By Adair Law
Robert M. Christ (rhymes with wrist), a lawyer, court administrator and lifelong Portland resident, died in his sleep May 31, 2019. He was at the founding of the U.S. District Court Historical Society in the summer of 1984 and became its first executive secretary. He served as Clerk of the Court 1971-90 and worked with four chief judges: Judges Robert Belloni, Otto Skopil, James Burns, and Owen Panner.
Bob’s father Mladden Christ (1895-1965) emigrated from Macedonia in 1910 and the people of Bob’s mother Anna Zehiko (1900-85) came from the Ukraine via Edmonton, Canada to the United States. Mladden met Anna at a dance at St. Stanislaus Catholic Church in North Portland. The couple married during the 1918 flu epidemic with five people in attendance, including the priest. With the flu epidemic raging, gatherings of more than five called for special permission.
The Christs had two sons, Theodore, born in 1920 and their son Robert born in 1927. Mladden owned a newsstand and confectionery store on West Burnside at 23rd Avenue. Bob did a variety of jobs there and learned early lessons in treating a variety of people with courtesy and warmth.
A proud graduate of Portland’s Jefferson High School and the Lewis and Clark Night Law School, Bob also attended the University of Oregon. He passed the bar in 1954 and worked as a deputy district attorney in 1955. He married his wife Jeanne Santini, a nurse from Montana, that same year. They had five children together.
In 1962 Bob joined the firm of Dusenbery, Martin, Beatty, Bischoff & Parks and worked with them for several years. He succeeded George Juba as Clerk of the District Court when George Juba became Oregon’s first U.S. Magistrate Judge. On Jan. 6, 1971 the Oregonian announced, “Juba to become 1st Magistrate, Christ to Fill Court Clerk Post.” Both men were were sworn in on Jan. 13, 1971, then together they took their wives out to dinner.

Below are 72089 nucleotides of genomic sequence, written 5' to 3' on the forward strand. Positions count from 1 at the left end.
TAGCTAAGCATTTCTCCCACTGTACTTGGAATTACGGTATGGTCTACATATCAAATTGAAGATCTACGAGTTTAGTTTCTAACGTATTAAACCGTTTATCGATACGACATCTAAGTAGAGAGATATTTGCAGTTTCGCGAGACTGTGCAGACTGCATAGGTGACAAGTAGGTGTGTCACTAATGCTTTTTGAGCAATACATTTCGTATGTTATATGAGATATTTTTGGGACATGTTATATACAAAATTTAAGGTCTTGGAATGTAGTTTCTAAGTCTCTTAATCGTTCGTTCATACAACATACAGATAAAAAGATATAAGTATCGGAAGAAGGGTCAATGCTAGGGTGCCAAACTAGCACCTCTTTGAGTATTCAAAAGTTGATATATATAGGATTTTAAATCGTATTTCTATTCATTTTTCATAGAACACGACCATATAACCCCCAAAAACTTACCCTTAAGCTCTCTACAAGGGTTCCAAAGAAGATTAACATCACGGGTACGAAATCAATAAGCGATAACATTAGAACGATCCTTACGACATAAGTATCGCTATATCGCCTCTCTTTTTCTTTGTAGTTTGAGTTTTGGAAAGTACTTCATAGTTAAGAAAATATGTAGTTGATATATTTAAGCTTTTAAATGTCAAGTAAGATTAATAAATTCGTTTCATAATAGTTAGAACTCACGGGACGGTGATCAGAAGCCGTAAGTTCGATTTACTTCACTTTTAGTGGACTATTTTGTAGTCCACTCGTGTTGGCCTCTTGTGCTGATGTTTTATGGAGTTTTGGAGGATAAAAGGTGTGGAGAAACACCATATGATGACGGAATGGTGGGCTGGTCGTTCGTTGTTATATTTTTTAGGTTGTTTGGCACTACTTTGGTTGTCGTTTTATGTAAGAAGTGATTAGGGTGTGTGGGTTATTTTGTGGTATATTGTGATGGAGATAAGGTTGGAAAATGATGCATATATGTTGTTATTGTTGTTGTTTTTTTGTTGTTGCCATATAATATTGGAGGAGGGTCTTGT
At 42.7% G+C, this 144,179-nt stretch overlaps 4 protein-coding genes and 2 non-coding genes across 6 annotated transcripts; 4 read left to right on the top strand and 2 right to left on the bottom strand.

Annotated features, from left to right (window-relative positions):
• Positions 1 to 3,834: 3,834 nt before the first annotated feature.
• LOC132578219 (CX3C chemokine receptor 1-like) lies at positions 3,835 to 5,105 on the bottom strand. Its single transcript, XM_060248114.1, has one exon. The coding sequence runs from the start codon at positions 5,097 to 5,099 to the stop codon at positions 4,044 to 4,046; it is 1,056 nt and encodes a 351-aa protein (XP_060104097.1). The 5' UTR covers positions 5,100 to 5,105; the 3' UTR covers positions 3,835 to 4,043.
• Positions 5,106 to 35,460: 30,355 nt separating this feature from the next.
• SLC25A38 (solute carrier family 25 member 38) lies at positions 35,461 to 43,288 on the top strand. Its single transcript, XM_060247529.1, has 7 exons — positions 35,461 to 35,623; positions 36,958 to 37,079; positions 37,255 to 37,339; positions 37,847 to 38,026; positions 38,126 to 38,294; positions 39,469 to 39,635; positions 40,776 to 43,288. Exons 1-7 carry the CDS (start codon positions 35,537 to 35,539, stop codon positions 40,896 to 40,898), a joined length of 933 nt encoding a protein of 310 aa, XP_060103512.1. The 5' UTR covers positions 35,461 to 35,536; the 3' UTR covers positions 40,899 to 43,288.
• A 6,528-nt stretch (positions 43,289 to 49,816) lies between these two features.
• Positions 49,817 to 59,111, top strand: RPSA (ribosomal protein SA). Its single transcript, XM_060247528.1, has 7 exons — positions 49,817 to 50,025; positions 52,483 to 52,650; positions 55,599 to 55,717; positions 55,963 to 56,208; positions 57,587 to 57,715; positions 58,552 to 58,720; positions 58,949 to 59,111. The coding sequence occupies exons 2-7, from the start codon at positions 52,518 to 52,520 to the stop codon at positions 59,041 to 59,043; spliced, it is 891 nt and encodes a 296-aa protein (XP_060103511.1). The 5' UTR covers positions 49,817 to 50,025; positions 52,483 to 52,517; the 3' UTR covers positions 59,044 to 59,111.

On taking up his new job, Clerk of the Court Christ was faced with a 900-case backlog. Judge Gus Solomon went on Senior Status in September, and Judge Alfred Goodwin was elevated to the Ninth Circuit in December, which left Judge Robert Belloni as the primary active federal judge in the district. Judges Otto Skopil and James M. Burns would not join the federal bench until June 1972. By necessity, Magistrate Judge Juba was quickly trying civil cases and engaging in far more expansive activities than other federal magistrates around the nation.
As a recently practicing trial lawyer, Bob double and triple booked cases for a given judge as they neared trial, knowing that many would settle the closer they got to trial. Bob also helped attorneys realize that trials could occur more quickly if they would consent to have them heard by Magistrate Judge Juba. Bob’s innovations were effective and veteran and rookie judges worked to diminish the backlog.
Bob was active in the Federal Court Clerks Association and served as president of the association in 1983. During his time as Clerk of the Court he witnessed the change from manual to electric typewriters and then to computers. During the course of his job, he had some unusual opportunities for signing certificates for some family members. After Bob’s father died in 1965, Bob realized with some shock that because of changes in naturalization laws at the time of her marriage, Anna Christ was not actually a U.S. citizen. Not having finished grammar school, she was concerned about her capability to complete the studies to become a citizen, but she persisted and her son’s name is on the signature line of her citizenship papers. As it was for all lawyers who sought to practice in U.S. District Court for Oregon during Bob’s tenure as clerk, Bob’s name is also on the certificate authorizing his son, Tom Christ, to practice in his court.
Bob was an unfailingly cheerful presence at bench and bar events, annual picnics, and annual dinners. His funeral was held June 29, 2019, and his family thoughtfully requested that donations in his memory be made to Boys and Girls Aid or to the U.S. District Court of Oregon Historical Society. We will miss this longtime supporter and friend.